My wife and I attended a panel discussion last Sunday with Chelsea Clinton, the daughter of the Democratic nominee presidential hopeful, Senator Hillary Rodham Clinton. Chelsea was accompanied by the famous and beloved Superstore and former Ugly Betty star, America Ferrera and also uber- television entrepreneurial juggernaut, Lena Dunham , creator and star of Girls. The event was meant to highlight that millennials, particularly female millennials, are supporting Hillary Clinton. Obviously the event was meant to counteract the prevailing media notion that millennials are not supporting Hillary—whether or not they are female. And certainly some millennials are not—but, as this event pointed out, many are.
Ferrera opened and talked about her immigrant parents saying that she would not have been able to receive an arts education if not for someone like Hillary fighting for better public schools. She was one of the children who needed the free lunches, coming from an immigrant home of six children. If not for political progressives who care about public school education, something Hillary has been working on for decades and why she is supported by the American Federation of Teachers, someone like America would have been left out, not just left behind. She spoke eloquently of how often a revolution, particularly in countries in Latin American where revolution leads to an upheaval that does not benefit the working class is not in fact beneficial to all and proclaimed that we need, “an evolution, not a revolution.”
But it was Dunham who drove home a point many women feel acutely as we speak up for Hillary Clinton and our passion for her aspiring presidency. She said, “We are not ill-informed voters using our vaginas to vote.” Dunham says she’s received so much vitriol for supporting Hillary for the Democratic party; it surpasses anything she has received from the American right wing, “Members of the Democratic Party have spoken to me like I was a …child.” She insisted that she was done “being polite about it.”
If people want to ask questions about why we’re with her, we want to answer those. But we also want to make it clear that this has never been an issue of ‘I’m going to vote for the candidate who I think can beat the bad guy.’ I’m going to vote for the candidate I’ve been dreaming of stepping on that stage for my entire life.
In Clinton’s remarks to the U.N. 4th World Conference on the Women Plenary Session, delivered September 5, 1995, in Beijing, China (an address American Rhetoric places in its top 100 speeches), Clinton famously said, “…human rights are women’s rights and women’s rights are human rights once and for all.” She also cautioned the audience, “Let us not forget that among those rights are the right to speak freely — and the right to be heard.”
What did she want them to hear —
over a decade ago at that crucial conference on the world’s women?
These were her main points—and all are still salient today:
It is a violation of human rights when babies are denied food, or drowned, or suffocated, or their spines broken, simply because they are born girls.
It is a violation of human rights when women and girls are sold into the slavery of prostitution for human greed — and the kinds of reasons that are used to justify this practice should no longer be tolerated.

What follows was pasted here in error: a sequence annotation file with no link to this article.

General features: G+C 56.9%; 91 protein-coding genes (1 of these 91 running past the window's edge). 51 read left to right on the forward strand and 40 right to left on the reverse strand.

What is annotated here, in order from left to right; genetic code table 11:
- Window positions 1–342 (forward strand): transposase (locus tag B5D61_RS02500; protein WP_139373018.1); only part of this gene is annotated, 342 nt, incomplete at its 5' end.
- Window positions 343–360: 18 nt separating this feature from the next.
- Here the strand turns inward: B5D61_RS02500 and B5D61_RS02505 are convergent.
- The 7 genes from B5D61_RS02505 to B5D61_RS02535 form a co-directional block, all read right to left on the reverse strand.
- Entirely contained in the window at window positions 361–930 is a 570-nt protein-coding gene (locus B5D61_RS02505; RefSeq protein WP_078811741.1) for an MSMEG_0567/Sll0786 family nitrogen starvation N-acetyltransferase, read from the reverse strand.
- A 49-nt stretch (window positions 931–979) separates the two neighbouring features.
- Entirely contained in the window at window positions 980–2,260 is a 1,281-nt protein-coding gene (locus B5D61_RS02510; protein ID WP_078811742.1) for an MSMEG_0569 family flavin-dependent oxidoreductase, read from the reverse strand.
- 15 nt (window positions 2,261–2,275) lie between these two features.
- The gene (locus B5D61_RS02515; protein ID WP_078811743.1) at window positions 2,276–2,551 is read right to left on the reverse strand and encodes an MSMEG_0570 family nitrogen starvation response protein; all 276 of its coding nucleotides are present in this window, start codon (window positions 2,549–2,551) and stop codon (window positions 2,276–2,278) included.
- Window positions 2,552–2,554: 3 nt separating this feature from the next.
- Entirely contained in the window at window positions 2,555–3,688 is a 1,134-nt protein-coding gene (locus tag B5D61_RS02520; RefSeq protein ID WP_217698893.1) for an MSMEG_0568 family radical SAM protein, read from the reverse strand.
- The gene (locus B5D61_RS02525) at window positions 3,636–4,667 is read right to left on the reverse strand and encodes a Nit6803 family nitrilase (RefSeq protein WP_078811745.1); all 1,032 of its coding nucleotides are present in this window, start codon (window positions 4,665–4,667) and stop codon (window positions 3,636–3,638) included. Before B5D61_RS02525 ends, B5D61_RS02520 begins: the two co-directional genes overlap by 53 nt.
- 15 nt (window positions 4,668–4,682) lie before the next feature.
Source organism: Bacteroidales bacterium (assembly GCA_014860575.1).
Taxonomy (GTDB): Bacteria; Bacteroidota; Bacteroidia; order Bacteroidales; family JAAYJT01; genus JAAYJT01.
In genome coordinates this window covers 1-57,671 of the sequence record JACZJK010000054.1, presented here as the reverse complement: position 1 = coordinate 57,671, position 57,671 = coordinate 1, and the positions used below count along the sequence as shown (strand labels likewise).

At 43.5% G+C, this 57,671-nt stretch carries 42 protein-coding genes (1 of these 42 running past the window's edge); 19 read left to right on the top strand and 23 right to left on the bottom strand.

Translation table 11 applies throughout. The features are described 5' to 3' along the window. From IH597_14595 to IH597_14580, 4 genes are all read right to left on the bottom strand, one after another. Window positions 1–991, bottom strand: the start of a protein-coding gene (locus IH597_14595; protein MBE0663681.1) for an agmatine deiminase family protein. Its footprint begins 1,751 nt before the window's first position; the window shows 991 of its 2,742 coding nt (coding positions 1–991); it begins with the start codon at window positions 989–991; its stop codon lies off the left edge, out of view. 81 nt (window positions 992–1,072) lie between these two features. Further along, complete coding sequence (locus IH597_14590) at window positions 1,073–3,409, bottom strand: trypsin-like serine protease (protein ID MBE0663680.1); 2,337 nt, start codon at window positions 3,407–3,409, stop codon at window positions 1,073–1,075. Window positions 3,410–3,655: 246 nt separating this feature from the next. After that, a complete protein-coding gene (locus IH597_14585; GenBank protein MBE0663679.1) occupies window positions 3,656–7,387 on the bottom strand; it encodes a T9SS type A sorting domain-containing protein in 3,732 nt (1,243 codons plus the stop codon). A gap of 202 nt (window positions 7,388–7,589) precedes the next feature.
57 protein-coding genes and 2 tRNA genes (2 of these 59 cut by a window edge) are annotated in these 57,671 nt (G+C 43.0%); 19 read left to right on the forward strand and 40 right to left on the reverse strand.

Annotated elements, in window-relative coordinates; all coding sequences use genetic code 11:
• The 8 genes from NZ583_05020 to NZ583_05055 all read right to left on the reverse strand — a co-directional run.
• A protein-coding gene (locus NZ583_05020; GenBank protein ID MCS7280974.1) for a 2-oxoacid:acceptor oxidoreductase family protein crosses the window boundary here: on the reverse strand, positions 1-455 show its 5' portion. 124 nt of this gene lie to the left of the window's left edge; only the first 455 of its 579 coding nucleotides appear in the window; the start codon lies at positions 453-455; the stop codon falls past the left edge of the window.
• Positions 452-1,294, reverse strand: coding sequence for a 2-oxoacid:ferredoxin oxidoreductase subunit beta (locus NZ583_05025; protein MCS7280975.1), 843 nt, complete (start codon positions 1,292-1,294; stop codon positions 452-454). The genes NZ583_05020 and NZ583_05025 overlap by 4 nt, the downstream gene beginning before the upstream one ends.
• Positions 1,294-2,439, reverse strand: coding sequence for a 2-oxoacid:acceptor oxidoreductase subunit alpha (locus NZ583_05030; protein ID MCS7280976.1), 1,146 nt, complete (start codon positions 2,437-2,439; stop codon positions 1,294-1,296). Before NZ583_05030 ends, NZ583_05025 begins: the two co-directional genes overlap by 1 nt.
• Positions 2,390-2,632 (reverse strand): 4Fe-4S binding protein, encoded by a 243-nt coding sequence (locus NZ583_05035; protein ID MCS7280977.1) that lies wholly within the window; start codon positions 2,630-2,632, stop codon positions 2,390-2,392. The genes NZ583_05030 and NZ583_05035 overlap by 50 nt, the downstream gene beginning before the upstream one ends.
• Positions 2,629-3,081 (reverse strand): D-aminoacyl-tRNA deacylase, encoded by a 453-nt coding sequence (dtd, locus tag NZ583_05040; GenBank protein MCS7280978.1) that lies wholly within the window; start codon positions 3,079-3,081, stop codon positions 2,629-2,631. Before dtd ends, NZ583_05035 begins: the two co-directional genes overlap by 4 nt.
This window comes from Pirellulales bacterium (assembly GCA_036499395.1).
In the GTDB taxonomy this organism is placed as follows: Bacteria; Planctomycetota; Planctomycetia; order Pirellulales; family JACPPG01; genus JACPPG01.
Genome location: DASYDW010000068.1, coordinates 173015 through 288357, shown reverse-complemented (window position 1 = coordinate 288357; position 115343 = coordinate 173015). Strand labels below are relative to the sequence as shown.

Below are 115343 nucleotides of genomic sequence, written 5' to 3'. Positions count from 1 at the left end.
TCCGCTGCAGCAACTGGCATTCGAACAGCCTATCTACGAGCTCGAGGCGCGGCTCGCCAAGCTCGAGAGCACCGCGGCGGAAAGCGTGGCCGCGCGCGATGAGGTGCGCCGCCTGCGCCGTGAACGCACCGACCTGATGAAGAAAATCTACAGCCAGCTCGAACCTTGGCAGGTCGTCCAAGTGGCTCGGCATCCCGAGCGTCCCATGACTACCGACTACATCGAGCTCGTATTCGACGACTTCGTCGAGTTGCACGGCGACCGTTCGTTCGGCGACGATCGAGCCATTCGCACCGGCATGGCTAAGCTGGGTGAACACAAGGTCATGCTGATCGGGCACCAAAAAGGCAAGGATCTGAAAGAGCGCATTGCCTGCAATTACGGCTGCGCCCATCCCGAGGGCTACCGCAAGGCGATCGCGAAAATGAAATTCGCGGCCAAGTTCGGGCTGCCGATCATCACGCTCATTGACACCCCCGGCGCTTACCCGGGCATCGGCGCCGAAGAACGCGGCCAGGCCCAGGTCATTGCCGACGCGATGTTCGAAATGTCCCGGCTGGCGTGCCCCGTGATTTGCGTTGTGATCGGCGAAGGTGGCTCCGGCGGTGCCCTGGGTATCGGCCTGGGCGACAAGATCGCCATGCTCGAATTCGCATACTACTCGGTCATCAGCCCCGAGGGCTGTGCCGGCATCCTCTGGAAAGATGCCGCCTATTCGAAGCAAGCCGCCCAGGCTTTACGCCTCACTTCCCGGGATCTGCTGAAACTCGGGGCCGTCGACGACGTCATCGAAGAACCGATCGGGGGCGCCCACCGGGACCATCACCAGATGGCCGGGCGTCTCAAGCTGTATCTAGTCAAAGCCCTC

It is a violation of human rights when women are doused with gasoline, set on fire, and burned to death because their marriage dowries are deemed too small.
It is a violation of human rights when individual women are raped in their own communities and when thousands of women are subjected to rape as a tactic or prize of war.
It is a violation of human rights when a leading cause of death worldwide among women ages 14 to 44 is the violence they are subjected to in their own homes by their own relatives.
It is a violation of human rights when young girls are brutalized by the painful and degrading practice of genital mutilation.
It is a violation of human rights when women are denied the right to plan their own families, and that includes being forced to have abortions or being sterilized against their will.
Hillary Clinton is a feminist. The definition of feminism I often use in my classes is that saying popularized by Gloria Steinem, and attributed to activist and academic Cheris Kramarae, “Feminism is the radical notion that women are people.” The above statements by Clinton are feminist statements that attribute personhood to women. They need to be heard in order to be enacted upon.
Nelle Morton, theologian, wrote in The Journey is Home, that women often “hear each other into speech.”
For Lena Dunham, a sexual abuse survivor, and myself, also a sexual abuse survivor, Clinton is very much that person, along with countless other feminists, who helped hear us into speech. She is the candidate we have been dreaming about.
In early March, Senator Bernie Sanders repeatedly shut down Clinton in a presidential debate. The internet was awash in cyber-conversation over whether or not it was sexist for him to do so. I believe that when Bernie Sanders was criticized for telling her, to “stop talking,” it was often excused not because it was not wrong—but because it was familiar. We are not used to having a woman talk and be heard. And because we are not used to it—even though many of us heard that debate and cringed at his finger pointing and in point of fact shushing her, we are not sure if we have “the right” to fight back against it, or rather if we are “right” in doing so.
We are often still hearing each other into speech.